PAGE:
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The Sextual Interception

With a series of mistaken finger taps, Roman showed himself to his dad—and changed ‘Succession’ forever

HBO/Getty Images/Ringer illustration

Look, we’ve all done it. Or at least we’ve all done something like it. Maybe we’ve sent a text message to the wrong person—an errant “love u moreeeeee” to the delivery guy, a curt “need diapers” to a coworker, that sort of thing. Maybe we’ve done something more unforgivable, like mocked a friend behind their back while accidentally directing the supporting screenshots right to their face; or done something more personal, like, ah, you know. It can happen to the best of us, as well as to the worst.

In a matter of instants and of instance, anyone among us can go from feeling comfortably dialed-in to realizing that they’ve just pressed Yes on an all-time ding-a-ling moment forever! Take Roman Roy, the youngest in a brood of fictional media-conglomerate failchildren on the HBO series Succession, as a cautionary tale. In the past two episodes of the series, Roman has gone from a guy empowered and uncaring enough to be tossing his phone into an actual urinal to impress the plaintive, hot-shit Swedish CEO of tech-co “GoJo” to—ehh, well, to a sad dude who accidentally texts his own doddering-yet-still-domineering dad, Logan, a dick pic that was actually intended for Roman’s boss/employee/god-aunt/mommy-domme/mentor/elder/legal counsel Gerri Kellman’s eyes only.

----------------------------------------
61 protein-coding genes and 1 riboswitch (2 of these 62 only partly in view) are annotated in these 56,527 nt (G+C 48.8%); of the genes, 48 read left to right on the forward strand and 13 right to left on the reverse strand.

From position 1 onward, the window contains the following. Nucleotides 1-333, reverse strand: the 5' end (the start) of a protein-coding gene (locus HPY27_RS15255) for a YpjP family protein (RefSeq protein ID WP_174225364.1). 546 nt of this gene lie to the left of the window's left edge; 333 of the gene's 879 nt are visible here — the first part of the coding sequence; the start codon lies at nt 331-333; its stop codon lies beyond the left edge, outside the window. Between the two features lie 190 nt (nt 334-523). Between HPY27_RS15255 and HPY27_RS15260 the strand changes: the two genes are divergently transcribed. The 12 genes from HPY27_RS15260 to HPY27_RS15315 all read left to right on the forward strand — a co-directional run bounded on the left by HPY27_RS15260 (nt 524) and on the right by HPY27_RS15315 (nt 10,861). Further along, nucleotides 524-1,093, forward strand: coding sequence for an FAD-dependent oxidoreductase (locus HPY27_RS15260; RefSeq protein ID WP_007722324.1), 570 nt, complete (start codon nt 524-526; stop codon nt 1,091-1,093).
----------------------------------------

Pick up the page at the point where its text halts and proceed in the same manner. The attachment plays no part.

The result is the Red Wedding of unsolicited wang: With one swipe of the wrist, Roman goes from feeling virile as hell to slumping with his eyes bugged out and the color draining from his face. With a series of finger taps, he changes potentially everything. In a season of Succession that has spent a fair amount of time staying relatively still, Roman’s misclick lobs an explosive directly into the proceedings, not just with respect to his own future but in a way that positions some of his loved ones inside the blast radius, too. Including and especially Gerri, who has been his primary ally, but who may not be able to remain that way for much longer.


The tenor of a typical exchange between Gerri and Roman in Succession was established early; it was during the show’s second episode that he first tried and failed to get a rise out of the company’s legal eagle by noting that he needed lubricant to comfortably talk shop with her. Then, twice in the second season, the two of them had more illicit and experimental encounters, ones that captivated audiences but, with growing hindsight, appear to have left Roman wanting more while leaving Gerri curious and unsure.

During the Season 3 premiere, Roman loiters in a foreign hotel room and makes an offer to Gerri that is quite easy for her to refuse: “I’d lay you badly,” he propositions merrily, “but I’d lay you gladly.” Gerri strives to maintain a straight face in the presence of such dapper chivalry. “I am quite a successful person, Roman,” she reminds him coolly but not cruelly, “and I remain so by avoiding mess.”